“Why not?” he asked, a storm of tempestuous impatience raging behind his lips. “Do say it,” he pleaded.
“No, I can’t say it. It wouldn’t be right. I don’t mean it, and so I won’t say it. I’ll only tell you that I can promise nothing as things are, and that unless you go at life from now on with a tremendous energy I never shall even dream of a possible promising.”
He rose to his feet and towered above her, tall and straight and handsome, and very grave.
“All right,” he said simply. “I’ll remember.”
Ever so much later that evening he rose to bid her good-night.
“Whatever comes, you’ve been an angel to me,” he said in that hasty five seconds that her hand was his.
“Shall I ever regret it?” she asked, looking up to his eyes.
“Never,” he declared earnestly, “never, never. I can swear that, and I shall be able to swear the same thing when I’m as old as my Aunt Mary.”
Mrs. Rosscott lowered her eyes.
“Who could ask more?” she said softly.
“I could,” said Jack—“but I’ll wait first.”
Joshua was at the station to meet his mistress, and Lucinda, full to the brim with curiosity, sat on the back seat of the carryall.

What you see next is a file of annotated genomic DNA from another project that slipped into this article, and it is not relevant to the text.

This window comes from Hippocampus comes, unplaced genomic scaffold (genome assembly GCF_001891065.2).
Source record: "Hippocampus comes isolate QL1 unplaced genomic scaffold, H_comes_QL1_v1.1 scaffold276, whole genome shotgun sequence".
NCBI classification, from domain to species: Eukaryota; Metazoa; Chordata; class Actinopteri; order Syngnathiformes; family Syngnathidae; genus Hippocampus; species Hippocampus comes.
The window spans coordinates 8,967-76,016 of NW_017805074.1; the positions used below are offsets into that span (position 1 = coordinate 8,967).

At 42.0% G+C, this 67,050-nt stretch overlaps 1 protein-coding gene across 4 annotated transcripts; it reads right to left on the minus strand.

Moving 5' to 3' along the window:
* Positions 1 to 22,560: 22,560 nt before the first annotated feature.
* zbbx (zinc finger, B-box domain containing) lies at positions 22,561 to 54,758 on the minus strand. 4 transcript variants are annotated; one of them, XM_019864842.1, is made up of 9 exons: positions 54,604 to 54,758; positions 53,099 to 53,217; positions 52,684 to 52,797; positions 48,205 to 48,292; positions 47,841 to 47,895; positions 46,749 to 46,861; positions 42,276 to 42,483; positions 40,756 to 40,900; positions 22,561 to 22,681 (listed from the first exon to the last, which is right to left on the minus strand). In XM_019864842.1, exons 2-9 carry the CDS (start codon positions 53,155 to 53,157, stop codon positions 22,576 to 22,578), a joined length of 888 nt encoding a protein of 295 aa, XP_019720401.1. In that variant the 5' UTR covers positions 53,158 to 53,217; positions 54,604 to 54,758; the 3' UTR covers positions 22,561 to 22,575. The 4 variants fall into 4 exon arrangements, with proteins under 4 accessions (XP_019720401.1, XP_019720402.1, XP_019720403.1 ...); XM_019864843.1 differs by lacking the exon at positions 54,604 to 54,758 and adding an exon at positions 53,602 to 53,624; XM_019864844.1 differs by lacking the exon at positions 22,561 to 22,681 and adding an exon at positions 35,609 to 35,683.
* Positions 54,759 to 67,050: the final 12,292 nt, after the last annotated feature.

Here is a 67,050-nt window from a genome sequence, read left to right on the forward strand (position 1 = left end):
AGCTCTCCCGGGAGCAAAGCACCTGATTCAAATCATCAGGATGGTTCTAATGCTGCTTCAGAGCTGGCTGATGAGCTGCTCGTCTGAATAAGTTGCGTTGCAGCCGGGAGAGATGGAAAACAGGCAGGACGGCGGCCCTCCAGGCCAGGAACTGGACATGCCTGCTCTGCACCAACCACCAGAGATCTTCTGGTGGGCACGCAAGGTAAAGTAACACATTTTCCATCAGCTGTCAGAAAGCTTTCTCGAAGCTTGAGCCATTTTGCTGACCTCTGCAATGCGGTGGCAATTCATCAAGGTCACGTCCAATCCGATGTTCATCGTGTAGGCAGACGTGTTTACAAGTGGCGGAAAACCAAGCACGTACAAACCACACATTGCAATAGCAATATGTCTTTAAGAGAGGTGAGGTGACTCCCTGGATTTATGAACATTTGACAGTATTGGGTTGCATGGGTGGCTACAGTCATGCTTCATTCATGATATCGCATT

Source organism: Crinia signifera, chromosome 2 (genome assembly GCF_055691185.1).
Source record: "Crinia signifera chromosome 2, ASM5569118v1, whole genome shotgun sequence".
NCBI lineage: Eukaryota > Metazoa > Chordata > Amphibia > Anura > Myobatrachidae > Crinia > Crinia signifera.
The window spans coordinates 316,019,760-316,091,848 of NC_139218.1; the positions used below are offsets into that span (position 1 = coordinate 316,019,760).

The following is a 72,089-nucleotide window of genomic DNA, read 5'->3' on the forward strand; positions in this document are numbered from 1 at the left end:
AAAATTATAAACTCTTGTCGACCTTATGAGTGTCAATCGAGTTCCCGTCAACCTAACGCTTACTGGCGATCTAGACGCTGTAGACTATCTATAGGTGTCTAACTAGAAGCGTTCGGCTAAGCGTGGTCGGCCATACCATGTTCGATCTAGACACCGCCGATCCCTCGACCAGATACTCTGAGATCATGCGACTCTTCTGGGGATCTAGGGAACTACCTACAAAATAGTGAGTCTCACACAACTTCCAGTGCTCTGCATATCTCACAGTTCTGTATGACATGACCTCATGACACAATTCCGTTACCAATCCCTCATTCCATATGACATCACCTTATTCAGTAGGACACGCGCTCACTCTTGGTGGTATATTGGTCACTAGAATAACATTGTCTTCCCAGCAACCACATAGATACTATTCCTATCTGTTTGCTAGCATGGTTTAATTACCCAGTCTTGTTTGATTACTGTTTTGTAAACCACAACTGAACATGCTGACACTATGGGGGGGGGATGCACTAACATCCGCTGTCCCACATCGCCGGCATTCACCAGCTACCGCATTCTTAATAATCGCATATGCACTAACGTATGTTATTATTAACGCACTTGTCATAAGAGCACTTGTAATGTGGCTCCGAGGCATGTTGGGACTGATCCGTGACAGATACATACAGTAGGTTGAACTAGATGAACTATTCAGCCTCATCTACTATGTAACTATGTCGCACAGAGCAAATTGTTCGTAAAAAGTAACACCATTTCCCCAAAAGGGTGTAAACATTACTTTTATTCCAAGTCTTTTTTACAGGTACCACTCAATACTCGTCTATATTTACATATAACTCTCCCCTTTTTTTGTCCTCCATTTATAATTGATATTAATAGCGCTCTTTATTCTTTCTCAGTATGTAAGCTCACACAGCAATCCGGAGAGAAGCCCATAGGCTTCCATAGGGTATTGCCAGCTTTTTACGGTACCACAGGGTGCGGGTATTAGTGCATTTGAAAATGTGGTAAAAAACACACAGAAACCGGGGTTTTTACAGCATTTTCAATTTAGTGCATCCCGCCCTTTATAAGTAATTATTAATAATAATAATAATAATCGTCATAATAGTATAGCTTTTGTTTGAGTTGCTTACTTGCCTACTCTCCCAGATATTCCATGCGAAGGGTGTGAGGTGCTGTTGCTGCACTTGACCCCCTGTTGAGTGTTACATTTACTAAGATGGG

Aunt Mary quitted the train with a dignity which was sufficiently overpowering to counteract the effect of her bonnet’s being somewhat awry. She greeted Joshua with a chill perfunctoriness that was indescribable, and her glance glided completely over Lucinda and faded away in the open country on the further side of her.
Lucinda did not care. Lucinda was of a hardy stock and stormy glances neither bent nor broke her spirit.
“I’m glad to see you come back looking so well,” she screamed, when Aunt Mary was in and they were off.
Aunt Mary raised her eyebrows in a manner that appeared a trifle indignant, and riveted her gaze on the hindquarters of the horse.
“I thought it was more like heaven myself,” she said coldly. “Not that your opinion matters any to me, Lucinda.”
Then she leaned forward and poked the driver.
“Joshua!” she said.
Joshua jumped in his seat at the asperity of her poke and her tone.
“What is it?” he said hastily.
“Jus’ ’s soon as we get home I want you to take the saw—that little, sharp one, you know—and dock Billy’s tail. Cut it off as close as you can; do you hear?”
“I hear,” was the startled answer.
“Did you have a good time?” Lucinda had the temerity to ask, after a minute.
“I guess I could if I tried,” the lady replied; “but I’m too tired to try now.”
“How did you leave Mr. Jack?”
“I couldn’t stay forever, could I?” asked the traveler impatiently. “I thought that a week was long enough for the first time, anyhow.”